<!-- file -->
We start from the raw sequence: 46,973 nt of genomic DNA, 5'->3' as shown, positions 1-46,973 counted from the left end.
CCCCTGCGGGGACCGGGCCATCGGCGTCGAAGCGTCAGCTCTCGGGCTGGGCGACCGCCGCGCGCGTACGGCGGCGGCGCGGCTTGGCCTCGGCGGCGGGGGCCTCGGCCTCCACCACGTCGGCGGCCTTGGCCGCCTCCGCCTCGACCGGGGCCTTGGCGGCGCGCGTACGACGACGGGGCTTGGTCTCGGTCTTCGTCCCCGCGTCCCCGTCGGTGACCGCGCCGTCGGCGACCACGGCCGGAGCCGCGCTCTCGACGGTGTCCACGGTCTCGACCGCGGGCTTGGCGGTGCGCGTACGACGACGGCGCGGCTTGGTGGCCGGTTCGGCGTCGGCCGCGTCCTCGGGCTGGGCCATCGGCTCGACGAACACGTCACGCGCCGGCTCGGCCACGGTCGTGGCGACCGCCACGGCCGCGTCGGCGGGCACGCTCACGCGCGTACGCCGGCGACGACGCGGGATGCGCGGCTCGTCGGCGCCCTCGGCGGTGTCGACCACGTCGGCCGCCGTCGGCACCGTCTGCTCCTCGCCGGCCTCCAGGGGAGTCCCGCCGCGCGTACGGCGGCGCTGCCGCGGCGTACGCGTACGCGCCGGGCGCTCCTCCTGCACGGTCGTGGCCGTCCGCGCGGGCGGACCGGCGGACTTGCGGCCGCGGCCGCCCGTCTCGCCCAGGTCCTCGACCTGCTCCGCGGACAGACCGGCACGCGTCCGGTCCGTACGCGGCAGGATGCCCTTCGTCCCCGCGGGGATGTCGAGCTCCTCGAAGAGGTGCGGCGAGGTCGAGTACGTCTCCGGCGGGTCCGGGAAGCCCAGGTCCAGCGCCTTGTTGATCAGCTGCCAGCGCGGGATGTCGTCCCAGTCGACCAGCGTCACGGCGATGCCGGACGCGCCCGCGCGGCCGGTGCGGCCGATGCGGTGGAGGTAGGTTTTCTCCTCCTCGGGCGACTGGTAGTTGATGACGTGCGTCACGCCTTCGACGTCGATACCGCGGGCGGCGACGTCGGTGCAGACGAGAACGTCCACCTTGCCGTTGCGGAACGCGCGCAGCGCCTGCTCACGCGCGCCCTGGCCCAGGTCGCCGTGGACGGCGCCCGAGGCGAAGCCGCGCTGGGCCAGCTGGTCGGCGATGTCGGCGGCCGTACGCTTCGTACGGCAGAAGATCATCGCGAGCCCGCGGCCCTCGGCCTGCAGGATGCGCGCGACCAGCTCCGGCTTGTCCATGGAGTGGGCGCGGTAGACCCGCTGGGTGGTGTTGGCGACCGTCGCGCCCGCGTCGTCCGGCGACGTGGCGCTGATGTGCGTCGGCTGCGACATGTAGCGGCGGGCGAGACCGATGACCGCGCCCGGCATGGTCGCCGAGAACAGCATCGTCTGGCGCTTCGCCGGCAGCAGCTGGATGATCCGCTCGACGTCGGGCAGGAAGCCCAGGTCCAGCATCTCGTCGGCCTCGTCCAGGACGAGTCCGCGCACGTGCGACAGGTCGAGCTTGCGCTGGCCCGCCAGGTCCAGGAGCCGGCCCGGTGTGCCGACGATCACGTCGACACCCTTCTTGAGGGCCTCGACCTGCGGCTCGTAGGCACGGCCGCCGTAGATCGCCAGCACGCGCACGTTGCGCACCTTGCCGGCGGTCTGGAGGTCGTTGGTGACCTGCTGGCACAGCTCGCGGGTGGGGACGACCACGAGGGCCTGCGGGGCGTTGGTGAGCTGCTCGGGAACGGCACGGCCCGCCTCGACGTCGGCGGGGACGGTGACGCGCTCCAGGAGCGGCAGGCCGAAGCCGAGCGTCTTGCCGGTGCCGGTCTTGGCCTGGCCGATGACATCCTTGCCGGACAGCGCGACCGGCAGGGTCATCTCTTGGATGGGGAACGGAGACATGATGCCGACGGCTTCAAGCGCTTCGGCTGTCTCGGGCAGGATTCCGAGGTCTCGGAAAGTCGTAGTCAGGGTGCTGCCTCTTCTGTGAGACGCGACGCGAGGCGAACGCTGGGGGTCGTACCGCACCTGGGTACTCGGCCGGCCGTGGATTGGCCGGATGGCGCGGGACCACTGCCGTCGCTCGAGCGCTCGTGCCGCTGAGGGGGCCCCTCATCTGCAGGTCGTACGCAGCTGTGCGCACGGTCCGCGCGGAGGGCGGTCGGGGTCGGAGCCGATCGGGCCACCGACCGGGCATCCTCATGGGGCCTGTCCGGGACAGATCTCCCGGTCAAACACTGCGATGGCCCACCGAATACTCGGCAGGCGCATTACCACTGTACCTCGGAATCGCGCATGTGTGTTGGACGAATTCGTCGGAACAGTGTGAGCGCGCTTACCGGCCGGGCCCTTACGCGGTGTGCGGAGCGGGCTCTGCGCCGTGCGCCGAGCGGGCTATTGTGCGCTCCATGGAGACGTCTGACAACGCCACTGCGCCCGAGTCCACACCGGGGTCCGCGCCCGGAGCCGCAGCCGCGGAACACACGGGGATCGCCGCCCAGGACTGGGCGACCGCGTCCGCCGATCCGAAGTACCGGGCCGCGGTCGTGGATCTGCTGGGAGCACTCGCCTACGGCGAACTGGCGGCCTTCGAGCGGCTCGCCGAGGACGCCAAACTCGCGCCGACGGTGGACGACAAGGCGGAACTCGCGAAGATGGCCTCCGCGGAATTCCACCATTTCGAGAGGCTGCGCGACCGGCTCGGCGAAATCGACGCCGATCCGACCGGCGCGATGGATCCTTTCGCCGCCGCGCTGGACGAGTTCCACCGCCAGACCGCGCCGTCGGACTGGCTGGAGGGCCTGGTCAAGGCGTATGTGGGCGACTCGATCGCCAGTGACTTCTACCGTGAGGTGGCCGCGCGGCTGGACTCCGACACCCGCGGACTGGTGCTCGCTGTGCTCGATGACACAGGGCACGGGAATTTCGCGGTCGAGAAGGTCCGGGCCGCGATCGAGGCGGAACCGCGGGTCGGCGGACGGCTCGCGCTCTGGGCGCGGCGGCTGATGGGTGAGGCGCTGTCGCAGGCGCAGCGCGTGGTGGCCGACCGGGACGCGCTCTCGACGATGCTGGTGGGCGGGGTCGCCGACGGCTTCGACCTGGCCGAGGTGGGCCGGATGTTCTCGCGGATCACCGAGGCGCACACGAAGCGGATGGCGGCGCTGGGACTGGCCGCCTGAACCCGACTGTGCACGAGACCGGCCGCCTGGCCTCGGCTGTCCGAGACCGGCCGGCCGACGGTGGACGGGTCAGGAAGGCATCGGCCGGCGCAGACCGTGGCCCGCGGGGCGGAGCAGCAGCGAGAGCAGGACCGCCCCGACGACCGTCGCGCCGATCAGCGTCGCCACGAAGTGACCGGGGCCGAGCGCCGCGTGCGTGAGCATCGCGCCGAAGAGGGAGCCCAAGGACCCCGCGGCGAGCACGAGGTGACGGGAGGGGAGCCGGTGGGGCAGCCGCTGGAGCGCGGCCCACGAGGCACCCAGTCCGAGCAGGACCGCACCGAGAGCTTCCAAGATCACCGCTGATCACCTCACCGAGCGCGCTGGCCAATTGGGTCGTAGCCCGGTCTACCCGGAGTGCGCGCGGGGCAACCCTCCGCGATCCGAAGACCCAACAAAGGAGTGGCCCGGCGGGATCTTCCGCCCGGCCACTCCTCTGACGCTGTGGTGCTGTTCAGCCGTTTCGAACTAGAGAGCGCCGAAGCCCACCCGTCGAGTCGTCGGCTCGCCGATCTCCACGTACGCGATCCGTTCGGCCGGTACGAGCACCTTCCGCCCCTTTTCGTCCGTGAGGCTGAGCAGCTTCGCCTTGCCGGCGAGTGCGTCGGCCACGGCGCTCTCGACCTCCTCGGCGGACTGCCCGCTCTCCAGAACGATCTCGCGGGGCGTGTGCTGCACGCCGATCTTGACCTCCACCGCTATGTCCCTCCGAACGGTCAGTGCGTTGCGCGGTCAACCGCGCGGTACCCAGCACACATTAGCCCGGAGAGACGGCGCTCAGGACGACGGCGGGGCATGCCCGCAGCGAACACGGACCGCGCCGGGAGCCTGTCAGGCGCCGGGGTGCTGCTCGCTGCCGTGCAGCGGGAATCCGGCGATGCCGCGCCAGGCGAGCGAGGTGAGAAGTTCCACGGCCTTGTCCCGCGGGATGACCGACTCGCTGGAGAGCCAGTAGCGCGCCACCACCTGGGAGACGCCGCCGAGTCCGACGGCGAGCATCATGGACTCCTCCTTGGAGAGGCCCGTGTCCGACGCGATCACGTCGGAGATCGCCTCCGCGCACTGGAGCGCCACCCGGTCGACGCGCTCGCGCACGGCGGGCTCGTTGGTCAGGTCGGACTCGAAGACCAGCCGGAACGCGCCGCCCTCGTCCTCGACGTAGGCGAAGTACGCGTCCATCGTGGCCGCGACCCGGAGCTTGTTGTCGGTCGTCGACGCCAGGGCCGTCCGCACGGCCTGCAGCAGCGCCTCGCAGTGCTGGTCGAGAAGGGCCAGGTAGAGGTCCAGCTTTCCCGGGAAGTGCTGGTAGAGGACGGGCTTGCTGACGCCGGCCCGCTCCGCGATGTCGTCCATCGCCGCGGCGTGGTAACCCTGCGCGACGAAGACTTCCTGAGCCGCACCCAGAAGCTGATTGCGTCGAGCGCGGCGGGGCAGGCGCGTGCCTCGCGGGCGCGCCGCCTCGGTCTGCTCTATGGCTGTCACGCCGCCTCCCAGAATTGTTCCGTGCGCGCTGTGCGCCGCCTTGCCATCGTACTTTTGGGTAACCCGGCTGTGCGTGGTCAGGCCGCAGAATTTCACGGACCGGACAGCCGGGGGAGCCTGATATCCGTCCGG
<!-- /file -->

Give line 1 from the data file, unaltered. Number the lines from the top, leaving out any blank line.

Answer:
We start from the raw sequence: 46,973 nt of genomic DNA, 5'->3' as shown, positions 1-46,973 counted from the left end.